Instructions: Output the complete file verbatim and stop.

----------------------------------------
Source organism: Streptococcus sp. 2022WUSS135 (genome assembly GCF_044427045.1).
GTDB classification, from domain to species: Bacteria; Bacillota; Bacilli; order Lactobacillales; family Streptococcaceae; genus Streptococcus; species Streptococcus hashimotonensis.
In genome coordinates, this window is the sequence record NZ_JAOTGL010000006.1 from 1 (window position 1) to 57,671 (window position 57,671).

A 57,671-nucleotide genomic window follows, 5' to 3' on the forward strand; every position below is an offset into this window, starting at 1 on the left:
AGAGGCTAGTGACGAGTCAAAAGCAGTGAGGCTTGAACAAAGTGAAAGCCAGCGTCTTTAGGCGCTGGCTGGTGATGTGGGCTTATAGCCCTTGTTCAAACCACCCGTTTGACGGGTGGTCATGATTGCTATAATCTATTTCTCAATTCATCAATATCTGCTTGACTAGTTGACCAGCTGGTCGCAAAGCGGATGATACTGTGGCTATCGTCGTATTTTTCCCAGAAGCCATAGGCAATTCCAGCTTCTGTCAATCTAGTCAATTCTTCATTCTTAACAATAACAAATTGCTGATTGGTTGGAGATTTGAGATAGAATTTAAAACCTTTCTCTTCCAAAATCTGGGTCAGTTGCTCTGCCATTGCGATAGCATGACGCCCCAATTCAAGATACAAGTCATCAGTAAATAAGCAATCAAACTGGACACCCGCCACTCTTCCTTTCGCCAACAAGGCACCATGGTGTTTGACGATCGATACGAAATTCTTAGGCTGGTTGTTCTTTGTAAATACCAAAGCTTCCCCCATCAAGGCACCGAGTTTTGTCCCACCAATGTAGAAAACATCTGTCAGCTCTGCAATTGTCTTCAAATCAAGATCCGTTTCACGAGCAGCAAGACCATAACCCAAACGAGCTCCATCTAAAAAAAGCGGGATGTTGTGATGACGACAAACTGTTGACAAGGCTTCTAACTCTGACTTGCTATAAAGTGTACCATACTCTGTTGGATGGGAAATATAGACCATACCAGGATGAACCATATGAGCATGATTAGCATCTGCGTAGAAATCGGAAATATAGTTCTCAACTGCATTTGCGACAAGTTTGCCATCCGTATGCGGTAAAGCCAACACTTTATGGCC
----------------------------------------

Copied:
Source organism: Streptococcus sp. 2022WUSS135 (genome assembly GCF_044427045.1).
GTDB classification, from domain to species: Bacteria; Bacillota; Bacilli; order Lactobacillales; family Streptococcaceae; genus Streptococcus; species Streptococcus hashimotonensis.
In genome coordinates, this window is the sequence record NZ_JAOTGL010000006.1 from 1 (window position 1) to 57,671 (window position 57,671).

A 57,671-nucleotide genomic window follows, 5' to 3' on the forward strand; every position below is an offset into this window, starting at 1 on the left:
AGAGGCTAGTGACGAGTCAAAAGCAGTGAGGCTTGAACAAAGTGAAAGCCAGCGTCTTTAGGCGCTGGCTGGTGATGTGGGCTTATAGCCCTTGTTCAAACCACCCGTTTGACGGGTGGTCATGATTGCTATAATCTATTTCTCAATTCATCAATATCTGCTTGACTAGTTGACCAGCTGGTCGCAAAGCGGATGATACTGTGGCTATCGTCGTATTTTTCCCAGAAGCCATAGGCAATTCCAGCTTCTGTCAATCTAGTCAATTCTTCATTCTTAACAATAACAAATTGCTGATTGGTTGGAGATTTGAGATAGAATTTAAAACCTTTCTCTTCCAAAATCTGGGTCAGTTGCTCTGCCATTGCGATAGCATGACGCCCCAATTCAAGATACAAGTCATCAGTAAATAAGCAATCAAACTGGACACCCGCCACTCTTCCTTTCGCCAACAAGGCACCATGGTGTTTGACGATCGATACGAAATTCTTAGGCTGGTTGTTCTTTGTAAATACCAAAGCTTCCCCCATCAAGGCACCGAGTTTTGTCCCACCAATGTAGAAAACATCTGTCAGCTCTGCAATTGTCTTCAAATCAAGATCCGTTTCACGAGCAGCAAGACCATAACCCAAACGAGCTCCATCTAAAAAAAGCGGGATGTTGTGATGACGACAAACTGTTGACAAGGCTTCTAACTCTGACTTGCTATAAAGTGTACCATACTCTGTTGGATGGGAAATATAGACCATACCAGGATGAACCATATGAGCATGATTAGCATCTGCGTAGAAATCGGAAATATAGTTCTCAACTGCATTTGCGACAAGTTTGCCATCCGTATGCGGTAAAGCCAACACTTTATGGCC